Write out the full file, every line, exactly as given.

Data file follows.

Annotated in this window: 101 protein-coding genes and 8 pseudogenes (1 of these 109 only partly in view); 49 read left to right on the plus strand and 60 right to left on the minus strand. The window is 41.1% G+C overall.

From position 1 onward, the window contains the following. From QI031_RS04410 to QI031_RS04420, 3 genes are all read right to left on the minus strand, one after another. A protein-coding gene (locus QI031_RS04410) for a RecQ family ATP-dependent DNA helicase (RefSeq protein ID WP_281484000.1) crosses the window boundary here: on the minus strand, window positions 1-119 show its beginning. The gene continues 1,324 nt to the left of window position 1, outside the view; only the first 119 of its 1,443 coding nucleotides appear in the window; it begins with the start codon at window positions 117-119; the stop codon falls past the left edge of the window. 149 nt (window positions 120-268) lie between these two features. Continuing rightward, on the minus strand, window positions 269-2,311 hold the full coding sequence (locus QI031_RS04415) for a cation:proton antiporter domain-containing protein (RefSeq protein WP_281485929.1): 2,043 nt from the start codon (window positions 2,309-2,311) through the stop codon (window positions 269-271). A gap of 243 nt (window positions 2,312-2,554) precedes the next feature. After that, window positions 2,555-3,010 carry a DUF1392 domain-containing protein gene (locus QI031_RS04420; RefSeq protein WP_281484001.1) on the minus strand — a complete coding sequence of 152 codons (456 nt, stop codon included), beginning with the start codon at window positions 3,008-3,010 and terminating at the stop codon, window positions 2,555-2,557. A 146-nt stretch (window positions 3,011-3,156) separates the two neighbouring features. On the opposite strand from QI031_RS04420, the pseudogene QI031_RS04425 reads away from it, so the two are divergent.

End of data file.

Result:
Annotated in this window: 101 protein-coding genes and 8 pseudogenes (1 of these 109 only partly in view); 49 read left to right on the plus strand and 60 right to left on the minus strand. The window is 41.1% G+C overall.

From position 1 onward, the window contains the following. From QI031_RS04410 to QI031_RS04420, 3 genes are all read right to left on the minus strand, one after another. A protein-coding gene (locus QI031_RS04410) for a RecQ family ATP-dependent DNA helicase (RefSeq protein ID WP_281484000.1) crosses the window boundary here: on the minus strand, window positions 1-119 show its beginning. The gene continues 1,324 nt to the left of window position 1, outside the view; only the first 119 of its 1,443 coding nucleotides appear in the window; it begins with the start codon at window positions 117-119; the stop codon falls past the left edge of the window. 149 nt (window positions 120-268) lie between these two features. Continuing rightward, on the minus strand, window positions 269-2,311 hold the full coding sequence (locus QI031_RS04415) for a cation:proton antiporter domain-containing protein (RefSeq protein WP_281485929.1): 2,043 nt from the start codon (window positions 2,309-2,311) through the stop codon (window positions 269-271). A gap of 243 nt (window positions 2,312-2,554) precedes the next feature. After that, window positions 2,555-3,010 carry a DUF1392 domain-containing protein gene (locus QI031_RS04420; RefSeq protein WP_281484001.1) on the minus strand — a complete coding sequence of 152 codons (456 nt, stop codon included), beginning with the start codon at window positions 3,008-3,010 and terminating at the stop codon, window positions 2,555-2,557. A 146-nt stretch (window positions 3,011-3,156) separates the two neighbouring features. On the opposite strand from QI031_RS04420, the pseudogene QI031_RS04425 reads away from it, so the two are divergent.